Occasionally mistaken for Merlot, Carmenère is a varietal that originated in Bordeaux, France but is often forgotten about. A sibling of Cabernet Sauvignon and Merlot, Carmenère is a cross of well-known varietal, Cabernet Franc, and obscure French grape, Murál. This relation can be seen in Carmenère’s herbaceous notes of raspberry, green pepper, black plum, vanilla, and paprika. It pairs well with roasted meats, creamy lamb curry, and sausage stew.
Another grape affected during the phylloxera epidemic in the 1880s, Carmenère was extremely defenseless against the sap-sucking insects that fed on the roots of grapevines. Abandoned and left to die in France, Carmenère’s saving grace was the fact that Chilean winegrowers mistook it for Merlot before the epidemic and planted it in their vineyards. Thankfully, Carmenère was able to find a home in Chile, where it thrives in their warm summers and huge bouts of intense sunshine. It can also be found in a few other wine regions like New Zealand and Italy.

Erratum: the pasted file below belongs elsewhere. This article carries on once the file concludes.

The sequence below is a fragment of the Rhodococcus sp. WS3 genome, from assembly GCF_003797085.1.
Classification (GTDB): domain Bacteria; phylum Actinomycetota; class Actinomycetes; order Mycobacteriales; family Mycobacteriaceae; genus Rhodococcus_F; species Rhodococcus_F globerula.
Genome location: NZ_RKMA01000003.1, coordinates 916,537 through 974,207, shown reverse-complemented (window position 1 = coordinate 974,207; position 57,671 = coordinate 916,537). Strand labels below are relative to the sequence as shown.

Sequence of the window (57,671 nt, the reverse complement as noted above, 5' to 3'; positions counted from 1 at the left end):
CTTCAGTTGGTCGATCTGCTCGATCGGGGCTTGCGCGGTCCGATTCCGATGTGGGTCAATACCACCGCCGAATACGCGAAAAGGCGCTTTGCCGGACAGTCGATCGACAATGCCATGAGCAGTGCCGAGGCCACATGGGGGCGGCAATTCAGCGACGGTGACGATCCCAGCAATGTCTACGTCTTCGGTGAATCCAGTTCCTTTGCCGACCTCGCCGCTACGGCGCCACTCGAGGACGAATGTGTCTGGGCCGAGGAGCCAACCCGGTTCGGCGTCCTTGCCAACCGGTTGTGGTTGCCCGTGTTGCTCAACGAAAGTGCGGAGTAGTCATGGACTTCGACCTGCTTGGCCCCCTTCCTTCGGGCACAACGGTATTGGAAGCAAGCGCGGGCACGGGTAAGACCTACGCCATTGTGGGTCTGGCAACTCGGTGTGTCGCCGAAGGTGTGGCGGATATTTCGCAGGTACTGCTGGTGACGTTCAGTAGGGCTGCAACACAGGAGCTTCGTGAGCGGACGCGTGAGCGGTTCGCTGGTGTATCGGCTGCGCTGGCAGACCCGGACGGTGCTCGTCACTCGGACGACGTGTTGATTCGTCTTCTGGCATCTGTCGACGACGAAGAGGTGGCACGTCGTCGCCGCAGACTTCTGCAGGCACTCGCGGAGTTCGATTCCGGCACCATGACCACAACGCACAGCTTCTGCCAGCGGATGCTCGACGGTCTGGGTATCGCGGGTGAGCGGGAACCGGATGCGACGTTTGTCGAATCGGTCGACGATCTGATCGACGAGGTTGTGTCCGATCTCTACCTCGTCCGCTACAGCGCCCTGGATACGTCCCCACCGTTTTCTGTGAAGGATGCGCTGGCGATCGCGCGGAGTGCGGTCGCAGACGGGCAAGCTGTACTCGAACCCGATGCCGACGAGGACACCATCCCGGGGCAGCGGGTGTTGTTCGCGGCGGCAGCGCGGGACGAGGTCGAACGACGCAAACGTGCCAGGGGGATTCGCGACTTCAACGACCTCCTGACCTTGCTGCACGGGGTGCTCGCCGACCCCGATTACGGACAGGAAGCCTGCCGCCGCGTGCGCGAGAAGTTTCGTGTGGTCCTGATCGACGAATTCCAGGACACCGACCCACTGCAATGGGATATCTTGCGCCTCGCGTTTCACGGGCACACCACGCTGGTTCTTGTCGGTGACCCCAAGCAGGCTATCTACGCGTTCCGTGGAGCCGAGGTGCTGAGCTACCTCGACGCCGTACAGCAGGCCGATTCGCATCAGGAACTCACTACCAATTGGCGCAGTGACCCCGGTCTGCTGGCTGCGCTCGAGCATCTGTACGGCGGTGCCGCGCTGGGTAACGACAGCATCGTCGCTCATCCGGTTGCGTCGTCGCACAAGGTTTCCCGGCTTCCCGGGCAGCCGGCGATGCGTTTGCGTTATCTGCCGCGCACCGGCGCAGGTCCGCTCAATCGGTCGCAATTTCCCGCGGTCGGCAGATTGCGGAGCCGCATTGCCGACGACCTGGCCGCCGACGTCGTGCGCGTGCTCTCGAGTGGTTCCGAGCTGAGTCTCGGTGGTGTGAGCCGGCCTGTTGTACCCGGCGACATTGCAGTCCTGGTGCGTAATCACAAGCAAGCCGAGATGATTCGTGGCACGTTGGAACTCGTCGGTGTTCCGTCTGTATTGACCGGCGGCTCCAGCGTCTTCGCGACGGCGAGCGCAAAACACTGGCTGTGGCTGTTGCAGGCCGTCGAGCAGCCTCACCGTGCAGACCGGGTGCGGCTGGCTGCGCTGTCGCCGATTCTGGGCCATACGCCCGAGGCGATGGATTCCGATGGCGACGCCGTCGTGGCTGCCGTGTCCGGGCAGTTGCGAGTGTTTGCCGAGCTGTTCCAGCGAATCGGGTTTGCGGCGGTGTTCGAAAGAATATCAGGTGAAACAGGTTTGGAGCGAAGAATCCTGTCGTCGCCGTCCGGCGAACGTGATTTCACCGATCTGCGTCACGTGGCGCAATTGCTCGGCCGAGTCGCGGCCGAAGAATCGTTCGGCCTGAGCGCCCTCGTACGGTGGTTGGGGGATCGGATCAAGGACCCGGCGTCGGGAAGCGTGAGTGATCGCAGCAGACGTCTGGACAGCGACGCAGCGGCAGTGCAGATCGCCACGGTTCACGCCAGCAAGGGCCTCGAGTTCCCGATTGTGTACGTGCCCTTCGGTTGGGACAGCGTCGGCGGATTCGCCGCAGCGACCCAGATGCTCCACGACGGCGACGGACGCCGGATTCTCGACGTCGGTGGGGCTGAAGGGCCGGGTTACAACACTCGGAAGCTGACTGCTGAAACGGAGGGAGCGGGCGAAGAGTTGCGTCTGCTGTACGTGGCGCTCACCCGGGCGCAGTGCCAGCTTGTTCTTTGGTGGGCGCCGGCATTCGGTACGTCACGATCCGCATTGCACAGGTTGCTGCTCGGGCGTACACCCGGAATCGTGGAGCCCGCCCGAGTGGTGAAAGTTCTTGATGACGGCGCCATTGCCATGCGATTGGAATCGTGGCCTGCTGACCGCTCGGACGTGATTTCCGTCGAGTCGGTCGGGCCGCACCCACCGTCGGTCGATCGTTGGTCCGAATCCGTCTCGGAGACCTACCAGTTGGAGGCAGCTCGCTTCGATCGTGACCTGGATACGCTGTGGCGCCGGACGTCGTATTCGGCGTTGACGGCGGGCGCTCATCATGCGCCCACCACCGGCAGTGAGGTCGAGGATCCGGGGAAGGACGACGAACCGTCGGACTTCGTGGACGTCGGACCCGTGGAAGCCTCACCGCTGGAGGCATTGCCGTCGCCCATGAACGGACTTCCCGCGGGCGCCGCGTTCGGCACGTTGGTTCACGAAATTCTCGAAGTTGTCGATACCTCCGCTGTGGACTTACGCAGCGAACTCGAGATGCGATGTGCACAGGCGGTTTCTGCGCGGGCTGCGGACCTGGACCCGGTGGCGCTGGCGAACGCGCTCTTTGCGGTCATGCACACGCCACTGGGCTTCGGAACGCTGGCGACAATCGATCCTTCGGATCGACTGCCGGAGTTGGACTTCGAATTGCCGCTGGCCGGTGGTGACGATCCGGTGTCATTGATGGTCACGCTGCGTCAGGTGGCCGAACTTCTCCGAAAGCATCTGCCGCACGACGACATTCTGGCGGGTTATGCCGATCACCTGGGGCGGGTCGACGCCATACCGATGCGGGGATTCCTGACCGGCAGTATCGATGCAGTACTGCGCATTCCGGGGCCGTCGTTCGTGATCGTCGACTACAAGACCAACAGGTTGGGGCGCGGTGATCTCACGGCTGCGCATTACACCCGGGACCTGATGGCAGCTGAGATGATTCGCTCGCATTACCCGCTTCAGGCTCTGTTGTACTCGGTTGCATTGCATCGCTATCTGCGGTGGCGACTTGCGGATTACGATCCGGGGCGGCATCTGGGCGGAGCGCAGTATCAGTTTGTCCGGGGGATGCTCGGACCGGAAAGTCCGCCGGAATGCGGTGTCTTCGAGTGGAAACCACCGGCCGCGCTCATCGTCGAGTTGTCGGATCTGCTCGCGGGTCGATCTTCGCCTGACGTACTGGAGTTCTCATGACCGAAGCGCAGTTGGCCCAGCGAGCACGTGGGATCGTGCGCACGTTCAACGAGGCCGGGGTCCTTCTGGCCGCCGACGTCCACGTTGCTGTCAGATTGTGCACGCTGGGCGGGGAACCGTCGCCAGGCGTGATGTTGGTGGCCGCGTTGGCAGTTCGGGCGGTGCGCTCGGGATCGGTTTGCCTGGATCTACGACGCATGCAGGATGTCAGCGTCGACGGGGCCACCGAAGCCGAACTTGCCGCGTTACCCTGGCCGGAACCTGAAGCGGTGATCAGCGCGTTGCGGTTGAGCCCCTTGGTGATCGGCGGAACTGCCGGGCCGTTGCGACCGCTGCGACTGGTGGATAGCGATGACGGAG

Check out this Chilean Carmenère wine:
A full-bodied red wine with soft tannins and juicy notes of plum, spice, and bell peppers.